though I find it difficult not to cringe when I see someone throw a plastic bottle on the ground when there’s a trash can right next to them, I have to remind myself that this culture I have chosen to immerse myself in is beautiful in as many ways as it differs from my own.
Another cultural difference between India and America is it’s view and treatment of cows as holy creatures. They are not killed or eaten, but are left alone to roam freely throughout the towns, or even on the beaches if they like. You definitely have to watch where you step, no matter where you happen to be walking! It’s a bit sad, however, because, since the cows are sacred and believed to be cared for and protected by the gods, no one feeds or takes care of them; therefore, there are a good many very thin, unhealthy cows roaming about eating trash or whatever they can find. While in Gokarna, we actually witnessed a cow fight, which I had never seen before. Interestingly, to break up the fight between these sacred animals, the townspeople began beating them with sticks. I suppose their intentions were in
the cows’ best interest, but it was somewhat difficult to watch.
As far as sightseeing goes, we spent one full day exploring nearby Kudlee Beach and Om Beach. We followed the trail from the town and reached the first beach in about half an hour. We then walked along the water until we reached the trail that led to Om Beach (which is actually shaped like an Om symbol). It was nice to find this beach to be far less crowded and touristy than Arambol. Additionally, there was a similar number of Indian visitors as westerners, which was a nice change. However, we did see the occasional westerner sporting a thong, as well as one man casually changing out of his bathing suit on the beach. Side note: never in my life have I been in a holy city and seen so many grown men walking the streets and beach in their underwear...granted, it's better than wearing a thong or going completely nude, but I can assure you that this practice of men strolling about in their skivvies is, well, simply not okay.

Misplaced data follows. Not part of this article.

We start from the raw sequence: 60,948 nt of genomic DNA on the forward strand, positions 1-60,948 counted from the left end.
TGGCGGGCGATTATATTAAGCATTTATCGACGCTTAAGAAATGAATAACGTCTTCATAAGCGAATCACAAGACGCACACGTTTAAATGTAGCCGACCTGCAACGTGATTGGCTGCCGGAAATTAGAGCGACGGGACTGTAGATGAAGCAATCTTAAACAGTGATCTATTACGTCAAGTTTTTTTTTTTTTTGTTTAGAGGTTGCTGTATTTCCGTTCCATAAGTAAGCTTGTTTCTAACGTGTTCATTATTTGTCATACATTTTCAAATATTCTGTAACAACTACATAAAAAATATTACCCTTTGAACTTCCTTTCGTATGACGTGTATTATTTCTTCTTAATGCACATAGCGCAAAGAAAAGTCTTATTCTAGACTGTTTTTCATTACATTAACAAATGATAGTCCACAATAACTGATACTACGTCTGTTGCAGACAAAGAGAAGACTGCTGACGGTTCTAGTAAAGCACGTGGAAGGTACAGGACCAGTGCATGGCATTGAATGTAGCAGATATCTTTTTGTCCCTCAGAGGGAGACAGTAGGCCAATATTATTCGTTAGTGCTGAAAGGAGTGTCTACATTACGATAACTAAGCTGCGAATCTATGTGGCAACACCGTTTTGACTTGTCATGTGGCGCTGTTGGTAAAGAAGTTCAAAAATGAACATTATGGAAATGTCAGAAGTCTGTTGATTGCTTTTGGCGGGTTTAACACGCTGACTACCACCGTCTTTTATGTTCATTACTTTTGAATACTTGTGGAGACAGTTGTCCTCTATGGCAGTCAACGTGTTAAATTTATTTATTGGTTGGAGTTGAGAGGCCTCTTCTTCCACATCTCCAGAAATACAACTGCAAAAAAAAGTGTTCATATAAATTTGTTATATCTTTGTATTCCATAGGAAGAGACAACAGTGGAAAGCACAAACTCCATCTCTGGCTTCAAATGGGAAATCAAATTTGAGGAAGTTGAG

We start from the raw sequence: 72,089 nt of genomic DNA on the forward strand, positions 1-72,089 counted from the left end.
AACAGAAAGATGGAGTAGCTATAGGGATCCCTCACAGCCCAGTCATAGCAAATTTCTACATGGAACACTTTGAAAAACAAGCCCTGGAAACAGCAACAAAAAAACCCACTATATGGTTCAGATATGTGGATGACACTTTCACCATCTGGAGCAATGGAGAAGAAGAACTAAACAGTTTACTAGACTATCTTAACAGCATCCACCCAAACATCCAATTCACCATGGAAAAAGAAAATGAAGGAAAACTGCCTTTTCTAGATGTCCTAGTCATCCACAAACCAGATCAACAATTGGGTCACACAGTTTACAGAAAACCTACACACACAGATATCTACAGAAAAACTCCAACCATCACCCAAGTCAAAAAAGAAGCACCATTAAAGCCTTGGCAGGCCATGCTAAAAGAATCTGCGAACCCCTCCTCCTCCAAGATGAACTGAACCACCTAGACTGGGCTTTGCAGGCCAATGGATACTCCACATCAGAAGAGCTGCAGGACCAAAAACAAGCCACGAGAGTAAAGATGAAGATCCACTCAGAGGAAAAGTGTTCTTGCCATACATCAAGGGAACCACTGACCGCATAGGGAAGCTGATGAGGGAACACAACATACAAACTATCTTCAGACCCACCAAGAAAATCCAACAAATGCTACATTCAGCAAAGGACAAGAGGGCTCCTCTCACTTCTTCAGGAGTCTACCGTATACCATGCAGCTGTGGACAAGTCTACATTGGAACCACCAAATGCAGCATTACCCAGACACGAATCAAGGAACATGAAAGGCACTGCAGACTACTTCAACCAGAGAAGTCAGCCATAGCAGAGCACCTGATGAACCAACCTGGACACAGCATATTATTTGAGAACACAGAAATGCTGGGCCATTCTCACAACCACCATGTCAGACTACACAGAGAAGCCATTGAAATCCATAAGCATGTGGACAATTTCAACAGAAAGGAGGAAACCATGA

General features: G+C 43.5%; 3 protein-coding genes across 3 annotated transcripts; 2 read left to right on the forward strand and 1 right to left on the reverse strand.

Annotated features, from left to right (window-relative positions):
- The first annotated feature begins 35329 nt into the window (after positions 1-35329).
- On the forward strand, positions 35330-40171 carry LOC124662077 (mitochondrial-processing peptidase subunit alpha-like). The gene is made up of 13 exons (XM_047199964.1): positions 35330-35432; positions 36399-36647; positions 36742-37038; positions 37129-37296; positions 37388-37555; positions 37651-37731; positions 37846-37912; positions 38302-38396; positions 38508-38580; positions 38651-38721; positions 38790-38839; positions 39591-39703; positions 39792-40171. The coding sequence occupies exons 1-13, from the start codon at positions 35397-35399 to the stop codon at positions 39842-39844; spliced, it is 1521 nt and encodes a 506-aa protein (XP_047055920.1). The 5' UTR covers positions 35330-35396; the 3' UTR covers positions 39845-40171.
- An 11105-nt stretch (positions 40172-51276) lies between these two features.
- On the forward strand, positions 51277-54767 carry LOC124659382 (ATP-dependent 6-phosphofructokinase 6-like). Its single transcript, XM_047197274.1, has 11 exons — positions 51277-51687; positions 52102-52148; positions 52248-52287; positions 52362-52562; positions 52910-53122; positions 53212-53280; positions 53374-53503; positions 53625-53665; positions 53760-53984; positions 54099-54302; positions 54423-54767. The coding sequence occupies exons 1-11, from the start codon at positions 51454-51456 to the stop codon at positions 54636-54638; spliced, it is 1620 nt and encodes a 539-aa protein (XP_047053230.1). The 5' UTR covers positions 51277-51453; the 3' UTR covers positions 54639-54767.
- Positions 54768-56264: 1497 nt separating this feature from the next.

Anyway, as we walked to Om Beach, we met a Swedish gentleman who accompanied us
for much of the way. He was an interesting character, but nice to talk to. Once we got to the beach, we stopped for lunch and then decided to follow a trail we found along the cliffs next to the water. We found some amazing views of the surrounding landscape, but as we continued to follow the trail, it started to become less and less of a trail and increasingly more difficult to navigate. Despite our better judgment, we decided to keep on trekking since we’d already walked for a long time. At this point both Scott and I slid on loose rocks and fell – I was fine, but Scott bruised his rear end pretty badly. Still, we went on…
Eventually, Scott found what resembled a very overgrown trail through the jungle, and, after going ahead of me to check it out, he reported that it did in fact come out at our destination…if I was up for an adventurous, slightly cramped and questionably dangerous jungle hike. I figured I’d come this far, so I might as well give it a shot. Scott was right, though. We found ourselves ducking under branches and vines, attempting (and sometimes failing)